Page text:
Weight, eesh. This is a rough topic for me. I could probably write an entire book on this subject, but for your sake, I’ll try to be succinct.
I joined Weight Watchers in May 2010. On the whole, Weight Watchers is awesome. The program encourages you to eat healthy, unprocessed foods—lots of fruits and vegetables, whole grains and lean proteins. It’s based on a point system and you get a certain point allotment each day. On average, whole foods, like meat and vegetables, have a lower points value than something processed, like, say, a 100 Calorie Pack.
I had always thought of myself as a healthy eater, but this program required me to put everything I ate under a microscope. And I realized I was eating a ton of preservatives, chemicals and refined sugar. So overall, Wight Watchers changed my life for the better. But an eating plan, even the healthiest eating plan, can’t control what goes on in my mind. Weight Watchers is not my therapist and can’t possibly address all of the BS about eating and body image that plays on a constant loop in my head.
My goal was to lose a few pounds for my wedding. Here’s a picture of me wedding dress shopping in September 2009, nine months before I joined.
It’s not like I was a total whale. I mean, I looked fine. But regardless, I wanted to feel extra-special-beautiful on my wedding day. I didn’t want to look at a single picture and think, well that would be a better picture if my arm wasn’t so chunks.
Because I’m a control freak, I discovered I was really, alarmingly good at Weight Watchers. I followed the program to the letter and I lost weight every week. I was feeling great, and I soon saw the scale drop to the lowest I’ve ever seen it in my adult life, even lower than my high school weight. Slowly but surely, I passed the 10 pound mark, and then 15. And I thought, why stop now? I eventually had to pause temporarily after my last wedding dress fitting because if I lost anymore, my dress would be hanging off of me. All told, I lost a little over twenty pounds before my wedding.
Mission accomplished. I felt amazing on my wedding day.
So now that it was over, I could go back to my regular weight, or at least ease up a little. Right?
Wrong. I became convinced that if I gained a single pound, people would start whispering about how I let myself go. Plus, I really liked the way I looked now. For the first time in my life, I felt completely happy with the way my clothes fit on me. I had an excuse to buy all new pants! It was exhilarating. So I continued to lose.
At my lightest, I weighed 118 pounds. Which, really, is not that small for some people. But on me, it didn’t look right. Friends who had previously said I looked good started saying I looked too skinny. When I took off my shirt I could see all of my ribs, clearly defined. And you know what? I liked it. From then on, my measure on whether I was “skinny enough” was how clearly I could see my ribs.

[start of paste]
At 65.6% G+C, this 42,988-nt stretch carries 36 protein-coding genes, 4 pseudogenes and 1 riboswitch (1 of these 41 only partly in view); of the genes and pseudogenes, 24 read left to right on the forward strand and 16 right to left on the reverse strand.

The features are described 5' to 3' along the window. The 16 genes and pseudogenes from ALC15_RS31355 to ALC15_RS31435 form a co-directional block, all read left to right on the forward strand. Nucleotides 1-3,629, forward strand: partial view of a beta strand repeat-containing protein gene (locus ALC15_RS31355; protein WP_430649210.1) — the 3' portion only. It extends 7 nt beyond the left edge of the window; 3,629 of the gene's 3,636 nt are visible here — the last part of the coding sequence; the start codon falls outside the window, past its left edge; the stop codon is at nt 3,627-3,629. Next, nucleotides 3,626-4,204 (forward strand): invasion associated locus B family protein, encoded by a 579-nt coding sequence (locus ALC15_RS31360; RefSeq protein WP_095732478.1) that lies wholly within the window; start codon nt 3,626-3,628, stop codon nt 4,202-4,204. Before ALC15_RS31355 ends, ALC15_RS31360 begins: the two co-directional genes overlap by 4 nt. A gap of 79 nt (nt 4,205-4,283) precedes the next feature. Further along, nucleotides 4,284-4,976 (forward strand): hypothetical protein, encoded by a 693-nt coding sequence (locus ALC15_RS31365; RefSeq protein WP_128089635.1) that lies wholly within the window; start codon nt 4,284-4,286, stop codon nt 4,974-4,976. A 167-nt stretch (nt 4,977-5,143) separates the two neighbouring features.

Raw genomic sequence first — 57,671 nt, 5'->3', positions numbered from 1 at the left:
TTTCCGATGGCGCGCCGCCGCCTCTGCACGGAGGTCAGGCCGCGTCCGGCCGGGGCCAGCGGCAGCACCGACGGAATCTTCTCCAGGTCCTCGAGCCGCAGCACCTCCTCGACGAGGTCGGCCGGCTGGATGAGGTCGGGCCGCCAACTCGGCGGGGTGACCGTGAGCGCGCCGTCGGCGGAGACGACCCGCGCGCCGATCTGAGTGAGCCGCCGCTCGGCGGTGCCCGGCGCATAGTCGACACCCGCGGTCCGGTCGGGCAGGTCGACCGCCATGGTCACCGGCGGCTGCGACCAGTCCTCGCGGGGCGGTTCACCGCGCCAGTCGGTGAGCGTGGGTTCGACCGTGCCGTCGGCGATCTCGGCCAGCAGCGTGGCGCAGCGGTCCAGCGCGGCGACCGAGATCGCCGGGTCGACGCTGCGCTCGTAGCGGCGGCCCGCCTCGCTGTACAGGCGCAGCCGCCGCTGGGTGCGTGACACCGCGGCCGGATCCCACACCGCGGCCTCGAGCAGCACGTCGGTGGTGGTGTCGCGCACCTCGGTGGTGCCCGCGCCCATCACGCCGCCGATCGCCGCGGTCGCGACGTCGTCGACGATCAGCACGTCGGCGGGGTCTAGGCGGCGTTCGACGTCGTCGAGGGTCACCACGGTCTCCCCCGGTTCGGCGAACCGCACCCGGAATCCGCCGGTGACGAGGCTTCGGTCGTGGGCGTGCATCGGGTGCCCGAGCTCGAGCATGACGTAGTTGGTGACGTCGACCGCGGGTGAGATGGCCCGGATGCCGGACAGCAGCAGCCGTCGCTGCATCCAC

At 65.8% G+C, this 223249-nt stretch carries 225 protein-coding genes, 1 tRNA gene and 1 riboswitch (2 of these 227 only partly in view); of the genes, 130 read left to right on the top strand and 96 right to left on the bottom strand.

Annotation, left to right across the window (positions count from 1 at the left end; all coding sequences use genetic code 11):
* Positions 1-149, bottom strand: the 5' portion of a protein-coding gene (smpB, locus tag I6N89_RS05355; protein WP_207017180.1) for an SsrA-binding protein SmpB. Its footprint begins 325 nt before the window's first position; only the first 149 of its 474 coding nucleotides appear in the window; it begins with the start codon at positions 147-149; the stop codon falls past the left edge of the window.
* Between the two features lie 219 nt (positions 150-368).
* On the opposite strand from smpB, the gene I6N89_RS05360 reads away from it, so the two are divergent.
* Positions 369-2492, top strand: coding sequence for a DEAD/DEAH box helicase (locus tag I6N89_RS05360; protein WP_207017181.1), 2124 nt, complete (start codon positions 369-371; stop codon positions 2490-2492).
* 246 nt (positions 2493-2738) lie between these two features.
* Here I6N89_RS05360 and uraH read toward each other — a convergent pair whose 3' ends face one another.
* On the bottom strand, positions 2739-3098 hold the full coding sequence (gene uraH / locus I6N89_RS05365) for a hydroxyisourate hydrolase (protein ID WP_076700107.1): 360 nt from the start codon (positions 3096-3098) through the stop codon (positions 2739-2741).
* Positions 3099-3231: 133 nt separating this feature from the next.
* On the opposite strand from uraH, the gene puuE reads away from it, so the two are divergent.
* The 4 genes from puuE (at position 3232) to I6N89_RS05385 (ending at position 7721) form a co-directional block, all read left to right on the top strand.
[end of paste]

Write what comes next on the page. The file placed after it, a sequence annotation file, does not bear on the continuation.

Kind of effed, no?
Fortunately or unfortunately for me, 118 lbs was not sustainable, unless I said goodbye to my social life. Those of you who know me know I enjoy imbibing a healthy share of adult beverages (and alcohol costs a lot of Weight Watchers points). So after a month or two, I went back up to 125-ish and stayed that way until my recent vacation. But that was hard to sustain, too, especially if I wanted to keep boozing it up every weekend. I put myself on a modified Weight Watchers plan. Basically, I ate less than my daily points allotment during the week so I could drink mass amounts of wine and, inevitably, binge eat on the weekends. Even though I was still eating healthy, whole foods, I cut out anything extra. Instead of olive oil, I cooked with Pam, and so on. This went on for months, even though, logically, I knew it couldn’t be very healthy. And it didn’t help that every time I went to a doctor they assured me that I was a normal weight for my height.
How, at 33 years old, could I have let myself get into such an unhealthy cycle? Isn’t this the kind of crap that college-age kids pull? How did I get so addicted to smaller jeans and hearing people say I looked good that I would endanger my own health? The answer is, I don’t know.
It wasn’t until a few weeks before my recent vacation that something clicked in my brain. All of a sudden I was like, oh, maybe my eating habits have something to do with my missing-in-action period. After that, I began eating a little more and, most importantly, I cut back on the alcohol. Seeing the doctor last week just confirmed what the little voice in my head was already telling me.
The doctor tells me to eat more fat. I’m doing this, with gusto. But this probably means I’ll gain some weight. Which is fine, especially if it means I’ll be healthier and able to sustain a pregnancy. I’d pretty much do anything for that. But I’d be lying if I said I wasn’t struggling with it. For more than a year a large portion of my energy has been focused on tightly controlling what I eat. And I have to let some of that control go now. And it’s scary.
But so worth it.